t’s his first day back in the now-anthrax-free Hart Senate Office Building, and Tom Daschle’s disposition is bordering on buoyant. This might seem odd to those who don’t know him, given the past few months of his life: A month after September 11th, his office received a letter addressed to him laden with anthrax. Then, right-wing groups around the country began skewering him in radio, TV and newspaper ads for “obstructing” the president’s domestic agenda, a ferocious campaign that continues to this day. In January, after touring war-torn Afghanistan, he returned to the free-fire zone of Washington politics – where the Bush administration is encouraging unrestricted political warfare on the Democratic majority leader.
On January 16th, about the time he was meeting with Afghanistan’s interim leader Hamid Karzai (“A really impressive guy,” Daschle enthuses), a prominent group of conservative activists – part of the same group who brought us Hillary Clinton’s “vast right-wing conspiracy” – launched dumpdaschle.org. Among its goals: Start raising money online in the service of defeating Daschle in his next Senate election, which is more than two years away.
His opponents may have trouble blackening his reputation, however: Daschle’s well-scrubbed appearance seems to accurately reflect the rest of his life. While some eyebrows have been raised about his wife Linda’s lobbying activity for the airline industry, even Gary Ruskin – the zealous, nonpartisan investigator who runs Ralph Nader’s Congressional Accountability Project – is hard-pressed to come up with any instances of ethical lapse on Daschle’s part.
Ironically, Daschle has proved himself more than willing to accommodate the White House. For example, some Democrats were stunned in October when he squelched debate over troubling threats to civil liberties contained in Attorney General John Ashcroft’s anti-terrorism bill. “That was a low point in his leadership,” says Sen. Russ Feingold (D-Wis.). The result was a new law that gives federal investigators sweeping new powers to spy on Americans.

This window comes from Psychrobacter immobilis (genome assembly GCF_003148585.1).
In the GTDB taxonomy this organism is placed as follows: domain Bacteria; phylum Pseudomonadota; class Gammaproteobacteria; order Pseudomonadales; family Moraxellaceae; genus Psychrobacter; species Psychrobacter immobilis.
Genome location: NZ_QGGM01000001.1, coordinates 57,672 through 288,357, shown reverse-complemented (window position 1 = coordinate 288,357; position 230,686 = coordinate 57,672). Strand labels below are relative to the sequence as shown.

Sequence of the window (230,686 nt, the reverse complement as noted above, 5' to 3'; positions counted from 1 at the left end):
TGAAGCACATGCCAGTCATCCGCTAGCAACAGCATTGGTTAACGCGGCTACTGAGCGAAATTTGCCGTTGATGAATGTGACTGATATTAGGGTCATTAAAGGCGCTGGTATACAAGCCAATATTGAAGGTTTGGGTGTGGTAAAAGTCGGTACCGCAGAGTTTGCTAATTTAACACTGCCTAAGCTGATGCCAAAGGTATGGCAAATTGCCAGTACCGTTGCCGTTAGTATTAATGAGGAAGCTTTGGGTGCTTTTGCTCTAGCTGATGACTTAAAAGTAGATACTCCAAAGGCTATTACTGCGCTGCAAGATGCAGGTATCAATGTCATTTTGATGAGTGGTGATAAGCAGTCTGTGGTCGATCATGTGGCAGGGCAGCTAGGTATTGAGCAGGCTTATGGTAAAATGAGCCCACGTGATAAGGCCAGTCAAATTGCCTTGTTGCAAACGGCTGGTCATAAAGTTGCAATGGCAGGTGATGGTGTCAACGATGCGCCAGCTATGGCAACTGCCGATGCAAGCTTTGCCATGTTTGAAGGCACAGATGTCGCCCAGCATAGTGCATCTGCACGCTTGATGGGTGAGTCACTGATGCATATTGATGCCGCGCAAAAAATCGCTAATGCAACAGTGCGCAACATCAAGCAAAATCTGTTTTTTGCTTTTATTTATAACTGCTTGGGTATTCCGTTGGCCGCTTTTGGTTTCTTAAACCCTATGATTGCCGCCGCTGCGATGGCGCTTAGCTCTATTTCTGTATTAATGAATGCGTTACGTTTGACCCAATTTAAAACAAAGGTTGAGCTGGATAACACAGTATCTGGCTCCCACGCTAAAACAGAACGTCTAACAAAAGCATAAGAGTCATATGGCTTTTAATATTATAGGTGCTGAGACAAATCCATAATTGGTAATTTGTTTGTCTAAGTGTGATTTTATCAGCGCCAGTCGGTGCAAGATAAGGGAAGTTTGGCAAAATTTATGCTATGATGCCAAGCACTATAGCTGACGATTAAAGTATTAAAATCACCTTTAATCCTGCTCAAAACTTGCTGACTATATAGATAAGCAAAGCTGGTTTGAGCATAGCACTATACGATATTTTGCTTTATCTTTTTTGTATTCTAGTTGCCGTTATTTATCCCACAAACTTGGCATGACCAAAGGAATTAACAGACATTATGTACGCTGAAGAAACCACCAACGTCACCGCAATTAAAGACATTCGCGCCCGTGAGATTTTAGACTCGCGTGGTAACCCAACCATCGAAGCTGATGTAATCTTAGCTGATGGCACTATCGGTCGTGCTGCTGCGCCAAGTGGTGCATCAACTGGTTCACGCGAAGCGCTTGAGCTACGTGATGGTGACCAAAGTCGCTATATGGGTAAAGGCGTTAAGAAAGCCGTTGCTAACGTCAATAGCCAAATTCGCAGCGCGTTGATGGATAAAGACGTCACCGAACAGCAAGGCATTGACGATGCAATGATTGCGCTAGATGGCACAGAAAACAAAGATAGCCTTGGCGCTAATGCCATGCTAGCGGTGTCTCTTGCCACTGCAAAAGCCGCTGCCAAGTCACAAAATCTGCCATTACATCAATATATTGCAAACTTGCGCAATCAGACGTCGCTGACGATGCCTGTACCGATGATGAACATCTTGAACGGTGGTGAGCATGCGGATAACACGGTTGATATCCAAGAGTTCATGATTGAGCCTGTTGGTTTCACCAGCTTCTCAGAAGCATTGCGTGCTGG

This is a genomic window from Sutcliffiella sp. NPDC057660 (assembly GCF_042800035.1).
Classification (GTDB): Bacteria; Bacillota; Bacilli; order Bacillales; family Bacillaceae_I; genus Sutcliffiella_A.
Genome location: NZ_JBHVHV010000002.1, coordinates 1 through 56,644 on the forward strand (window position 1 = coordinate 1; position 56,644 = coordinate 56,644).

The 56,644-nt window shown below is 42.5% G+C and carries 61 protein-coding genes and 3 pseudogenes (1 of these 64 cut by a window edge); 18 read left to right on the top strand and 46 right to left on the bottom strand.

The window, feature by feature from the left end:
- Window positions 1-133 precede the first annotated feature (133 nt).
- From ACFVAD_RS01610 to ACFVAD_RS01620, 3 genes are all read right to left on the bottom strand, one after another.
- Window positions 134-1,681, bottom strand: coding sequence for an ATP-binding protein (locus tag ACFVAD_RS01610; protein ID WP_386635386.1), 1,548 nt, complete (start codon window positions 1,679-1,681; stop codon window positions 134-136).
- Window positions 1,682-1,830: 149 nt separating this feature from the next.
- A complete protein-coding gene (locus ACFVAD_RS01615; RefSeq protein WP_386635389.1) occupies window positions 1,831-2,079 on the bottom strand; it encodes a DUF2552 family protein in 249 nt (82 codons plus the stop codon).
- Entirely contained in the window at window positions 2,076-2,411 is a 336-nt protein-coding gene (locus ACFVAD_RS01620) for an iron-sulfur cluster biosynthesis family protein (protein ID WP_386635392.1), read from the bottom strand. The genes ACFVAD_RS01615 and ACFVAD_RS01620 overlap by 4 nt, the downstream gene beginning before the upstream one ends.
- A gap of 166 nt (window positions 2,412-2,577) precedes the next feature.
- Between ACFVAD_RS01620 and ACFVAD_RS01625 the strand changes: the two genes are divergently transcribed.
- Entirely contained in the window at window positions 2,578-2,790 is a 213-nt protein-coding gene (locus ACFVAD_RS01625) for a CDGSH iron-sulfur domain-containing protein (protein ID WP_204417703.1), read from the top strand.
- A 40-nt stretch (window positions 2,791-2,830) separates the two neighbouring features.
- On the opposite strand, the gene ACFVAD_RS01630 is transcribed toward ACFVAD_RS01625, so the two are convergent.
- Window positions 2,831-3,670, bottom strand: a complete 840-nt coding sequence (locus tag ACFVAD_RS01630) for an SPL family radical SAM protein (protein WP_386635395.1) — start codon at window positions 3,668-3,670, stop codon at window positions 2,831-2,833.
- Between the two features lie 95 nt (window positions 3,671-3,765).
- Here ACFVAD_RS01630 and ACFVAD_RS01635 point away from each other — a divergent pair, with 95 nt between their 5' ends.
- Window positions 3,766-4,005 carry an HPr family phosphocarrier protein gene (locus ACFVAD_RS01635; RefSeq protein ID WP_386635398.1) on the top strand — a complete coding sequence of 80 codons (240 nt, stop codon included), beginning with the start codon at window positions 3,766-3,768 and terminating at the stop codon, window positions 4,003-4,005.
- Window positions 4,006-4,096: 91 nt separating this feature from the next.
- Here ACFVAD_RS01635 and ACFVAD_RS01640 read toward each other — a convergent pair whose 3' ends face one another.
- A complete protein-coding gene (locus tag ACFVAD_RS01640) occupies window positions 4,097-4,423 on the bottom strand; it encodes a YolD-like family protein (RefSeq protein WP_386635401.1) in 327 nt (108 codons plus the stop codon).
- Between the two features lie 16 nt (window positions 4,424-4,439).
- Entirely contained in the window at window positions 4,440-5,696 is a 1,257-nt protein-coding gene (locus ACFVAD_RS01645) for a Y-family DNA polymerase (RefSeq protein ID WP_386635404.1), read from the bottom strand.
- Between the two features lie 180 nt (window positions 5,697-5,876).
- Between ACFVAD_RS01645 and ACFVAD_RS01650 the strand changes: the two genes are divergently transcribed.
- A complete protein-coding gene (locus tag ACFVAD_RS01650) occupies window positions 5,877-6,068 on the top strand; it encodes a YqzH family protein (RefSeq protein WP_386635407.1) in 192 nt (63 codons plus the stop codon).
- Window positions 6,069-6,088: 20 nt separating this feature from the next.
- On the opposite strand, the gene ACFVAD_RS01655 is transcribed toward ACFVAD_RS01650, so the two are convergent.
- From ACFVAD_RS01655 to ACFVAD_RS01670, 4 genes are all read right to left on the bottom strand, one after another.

But when it comes to economic and environmental issues, Daschle has vigorously opposed the Bush administration, and that’s why the White House has him in its cross hairs. Some of the president’s partisans seem to believe Daschle’s dissent is almost tantamount to treason in a time of war.
In October, when Republicans announced an economic-stimulus package that would have repealed the alternative-minimum tax on corporations and refunded them $25 billion, Daschle stopped the bill from going through. He explains, “I don’t know why helping the top one percent of the corporations in the country by repealing the tax and making it retroactive works in the name of economic stimulus.”
Daschle then did exactly what he promised he would do: On January 23rd, he offered a new bill that included only the provisions that were common ground for both sides. Both the White House and Senate Republicans immediately said it was not enough, House Republicans opened fire on it, and he was forced to shelve it. “And they accuse me of being an obstructionist,” Daschle observes.
After September 11th, Daschle swiftly moved a war resolution to the floor and expedited the passage of the airline-industry bailout and the education bill. Bush was very appreciative; after addressing a joint session of Congress on September 20th, the president nearly enveloped the diminutive Daschle in a Texas-size bear hug. But when it became clear that Daschle did not believe the war required deference to the White House on matters having nothing to do with terrorism, out came the knives.